Singing - lyrics and melodies

Discuss traditional rhythms, singing etc

Singing - lyrics and melodies

Postby djembefeeling » Tue Oct 18, 2011 3:10 pm

Hi folks,

I just read a post in another thread reminding me of a general problem: the forum is yet almost deaf when it comes to the songs. I really like singing and I wonder if some of you would like to share their best songs with the lyrics and a video or mp3 file attached. It would be great to create a data bank of songs and lyrics on the net. what do you think? Mostly, the information on the songs is lyrics only. Of course, its a bit embarassing to take a mic and sing your favorite songs and even post it here, but it would be such a great resource.

For a start, to break the ice, I post this video of the rhythm "Kodonba" along with the lyrics (this is my favorite right now). If this is becoming a vivid thread, I would even take a mic and do the karaoke-styl with the other songs I love so much...

Kodonbale, kodonbale eeeh, iye kodonbale, kodonbale soli bara djara ye djara walero
[video]http://www.youtube.com/watch?v=ZNC3lkQZ1fQ[/video]

cheers, jürgen
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Re: Singing - lyrics and melodies

Postby bkidd » Tue Oct 18, 2011 3:48 pm

Thanks for the video and lovely song. Great idea to focus a bit on the wonderful songs that enrich the music. I'm curious, what is the song about?
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Re: Singing - lyrics and melodies

Postby djembefeeling » Tue Oct 18, 2011 4:40 pm

Hi kid,

thats a good point. We need to know about the meaning of the lyrics as well!

I try to translate from the dutch in Niels Fleurke's and Mansa Camio's book "Ritmes uit Baro":

Kodonba belongs like the rhythm Soro to the Kassa rhythms. These rhythms are played to accompany the farmers at their work.
The sun rises in the east. The place where the sun rises is called in Malinke: Kodon. The place where the sun rises is also always the place where the thunderstorms start.
When the farmers are almost done with their work in the afternoon and they see the dark light from the thunderstorm coming, they call it Kodonba. The rhythm Kodonba is then played by the drummers of the village and the farmers tell each other:"Let's work fast so we have finished all the work before the thunderstorm and the rain arrive here."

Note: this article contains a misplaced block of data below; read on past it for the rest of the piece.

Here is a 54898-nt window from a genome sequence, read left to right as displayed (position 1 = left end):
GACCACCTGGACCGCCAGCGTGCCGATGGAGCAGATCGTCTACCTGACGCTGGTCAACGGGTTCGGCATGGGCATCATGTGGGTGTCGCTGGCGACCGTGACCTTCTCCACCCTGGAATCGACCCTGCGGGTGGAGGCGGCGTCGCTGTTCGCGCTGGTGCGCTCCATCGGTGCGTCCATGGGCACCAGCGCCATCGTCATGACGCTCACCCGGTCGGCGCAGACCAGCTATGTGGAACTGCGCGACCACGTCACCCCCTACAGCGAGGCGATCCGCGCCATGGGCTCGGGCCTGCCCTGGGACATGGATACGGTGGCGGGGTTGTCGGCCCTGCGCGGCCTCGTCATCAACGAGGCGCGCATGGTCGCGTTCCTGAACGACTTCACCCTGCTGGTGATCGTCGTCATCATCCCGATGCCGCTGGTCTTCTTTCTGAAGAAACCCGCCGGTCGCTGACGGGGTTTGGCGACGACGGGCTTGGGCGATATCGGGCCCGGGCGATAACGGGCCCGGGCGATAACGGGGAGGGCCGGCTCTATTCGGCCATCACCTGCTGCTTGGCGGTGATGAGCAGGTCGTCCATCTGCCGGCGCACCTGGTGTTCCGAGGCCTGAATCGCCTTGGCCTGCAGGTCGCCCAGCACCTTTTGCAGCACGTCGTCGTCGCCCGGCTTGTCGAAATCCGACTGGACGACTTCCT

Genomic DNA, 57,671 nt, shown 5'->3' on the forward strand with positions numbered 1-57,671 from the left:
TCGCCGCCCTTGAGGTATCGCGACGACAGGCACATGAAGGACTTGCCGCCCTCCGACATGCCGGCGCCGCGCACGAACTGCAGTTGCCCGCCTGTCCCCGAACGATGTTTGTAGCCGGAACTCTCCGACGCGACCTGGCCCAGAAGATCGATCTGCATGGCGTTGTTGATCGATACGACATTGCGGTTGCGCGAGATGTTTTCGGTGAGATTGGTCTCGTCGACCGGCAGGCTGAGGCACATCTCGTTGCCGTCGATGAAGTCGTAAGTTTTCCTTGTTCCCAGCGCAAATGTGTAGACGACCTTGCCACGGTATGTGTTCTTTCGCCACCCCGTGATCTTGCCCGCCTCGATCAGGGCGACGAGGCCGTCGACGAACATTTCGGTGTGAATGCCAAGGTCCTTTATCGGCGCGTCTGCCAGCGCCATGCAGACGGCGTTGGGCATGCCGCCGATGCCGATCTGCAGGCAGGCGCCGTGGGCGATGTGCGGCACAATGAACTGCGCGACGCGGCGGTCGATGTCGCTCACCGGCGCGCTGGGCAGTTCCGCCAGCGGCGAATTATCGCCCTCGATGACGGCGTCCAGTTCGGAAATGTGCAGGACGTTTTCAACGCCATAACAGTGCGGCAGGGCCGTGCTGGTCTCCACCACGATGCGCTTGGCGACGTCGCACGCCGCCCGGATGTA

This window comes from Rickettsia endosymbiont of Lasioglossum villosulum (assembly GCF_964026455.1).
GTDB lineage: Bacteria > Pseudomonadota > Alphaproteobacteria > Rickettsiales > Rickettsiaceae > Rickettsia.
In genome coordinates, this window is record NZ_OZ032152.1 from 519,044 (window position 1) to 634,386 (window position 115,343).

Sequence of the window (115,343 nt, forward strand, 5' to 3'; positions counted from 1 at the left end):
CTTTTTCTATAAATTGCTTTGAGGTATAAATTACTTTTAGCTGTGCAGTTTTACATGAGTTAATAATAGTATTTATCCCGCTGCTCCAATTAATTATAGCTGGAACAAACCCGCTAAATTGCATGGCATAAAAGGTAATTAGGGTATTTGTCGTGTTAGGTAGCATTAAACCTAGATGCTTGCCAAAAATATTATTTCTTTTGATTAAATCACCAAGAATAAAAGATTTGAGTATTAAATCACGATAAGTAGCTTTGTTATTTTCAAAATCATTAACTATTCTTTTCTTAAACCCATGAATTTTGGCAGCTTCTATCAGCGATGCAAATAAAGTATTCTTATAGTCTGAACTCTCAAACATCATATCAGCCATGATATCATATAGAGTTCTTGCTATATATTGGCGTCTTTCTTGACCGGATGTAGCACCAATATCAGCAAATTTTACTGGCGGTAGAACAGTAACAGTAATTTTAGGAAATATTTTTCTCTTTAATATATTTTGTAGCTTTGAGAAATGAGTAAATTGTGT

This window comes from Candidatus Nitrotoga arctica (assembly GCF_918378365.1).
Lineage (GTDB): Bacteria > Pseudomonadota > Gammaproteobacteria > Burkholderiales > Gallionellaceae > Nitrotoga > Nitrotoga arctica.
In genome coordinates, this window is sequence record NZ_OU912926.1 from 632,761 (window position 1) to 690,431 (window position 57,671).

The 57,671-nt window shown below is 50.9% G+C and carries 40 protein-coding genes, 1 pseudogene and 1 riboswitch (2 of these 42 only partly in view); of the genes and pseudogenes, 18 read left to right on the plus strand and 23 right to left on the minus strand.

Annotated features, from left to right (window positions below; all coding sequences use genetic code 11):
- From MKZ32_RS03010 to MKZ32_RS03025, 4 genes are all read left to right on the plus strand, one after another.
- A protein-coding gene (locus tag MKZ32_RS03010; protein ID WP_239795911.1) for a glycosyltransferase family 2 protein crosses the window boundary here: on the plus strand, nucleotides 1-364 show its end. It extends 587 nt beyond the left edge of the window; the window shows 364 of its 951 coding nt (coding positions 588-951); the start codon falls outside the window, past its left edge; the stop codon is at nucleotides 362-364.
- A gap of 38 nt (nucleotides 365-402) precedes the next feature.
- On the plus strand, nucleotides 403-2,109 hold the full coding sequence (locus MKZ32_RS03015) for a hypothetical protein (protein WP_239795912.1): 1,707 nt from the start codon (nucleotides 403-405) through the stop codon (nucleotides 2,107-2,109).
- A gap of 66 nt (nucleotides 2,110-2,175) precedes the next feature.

But as often in African lyrics, the topic is directed rather metaphorical. As far as I understand the Malinke lyrics (I hardly know any Malinke, though) they seem to talk about the Kodonba(le) coming and equal it with the threat of a panther (soli) and a lion (dyara) appearing in the middle of the village, the bara -- I assume the men would have to run home really fast to protect their spouses and kids. No wonder you like it, kidd ;)
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Re: Singing - lyrics and melodies

Postby bkidd » Tue Oct 18, 2011 8:35 pm

Thanks for the explanation Djembefeeling. I wasn't sure if the name Kodonba was the "same" as Konkoba, but with a different spelling. It sounds like they are similar in terms of occasion and rhythm family, although maybe what is played is different. I hadn't heard this story for konkoba so thank you.

I'll be on the look out for panthers and lions next time I play a harvest rhythm. :)
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Re: Singing - lyrics and melodies

Postby Daniel Preissler » Wed Oct 19, 2011 8:40 am

Hey Jürgen, nice topic.
I was going to work a bit more on songs again during my last stay, but I didn't really have the time to do so...
Fortunately the song you talk about is on the Senedunun (Sènèdundun) disc of Mansa Camio's. With translation! But you are right (important point!), the translation is not enough to understand the lyrics.
But let's start with it:

Kodonbale, kodonbale eeeh, iye kodonbale, kodonbale soli bara djara ye djara walero


You (as well as the ones who have written the text for the disc) use a Bamanakan close spelling.
I would prefer:
soli bara dyara ye, dyara waledö
. (I wasn't that sure about the translation, that's why I'm quite glad about the disc's proposal).
- They translate Kodonba with "great east", so quite literally. So your explanation is quite important!
- "bara" is not a noun (not the public place of the village), but a modal verb for past tense: "has/have". So it means: "The panther has seen the lion" (taken from the text).
"dyara waledö" - the lion is in the bush (a ye wadö, as I would say). They translate "BUT the lion is in the forest".
I don't know, if this BUT makes sense here. It could be just the other way around (an emphasis of what has been said before):
A panther is weaker than a lion. The panther could stand for the farmers, the lion for rain and thunder. They have seen the "lion" coming and know they have to hurry.
As the "lion" is still in the bush, they can finish their work, if they are fast enough.
Or: The "lion" is in the bush (around), so they really have to hurry!

The rest of the text (solo part) says that neither gold nor money (they say silver, but it's money) can stop the lion and make him sit down (I say "sit down", they say "sit atop" - "si wokan", but I think this is too literally. I would say "si wokan" > sit on something > sit down
So no one can make the storm stop!

My favourite song is on the same disc: (E sor(d)onba e...) sung for Dibon, I mentioned it when describing the Bundiani disc (I'm not convinced anymore that it's a Dibon there, too, after having seen the video again: It's the children's Soliwulen that dance on it, so we might call it Soliwulen - again another version!)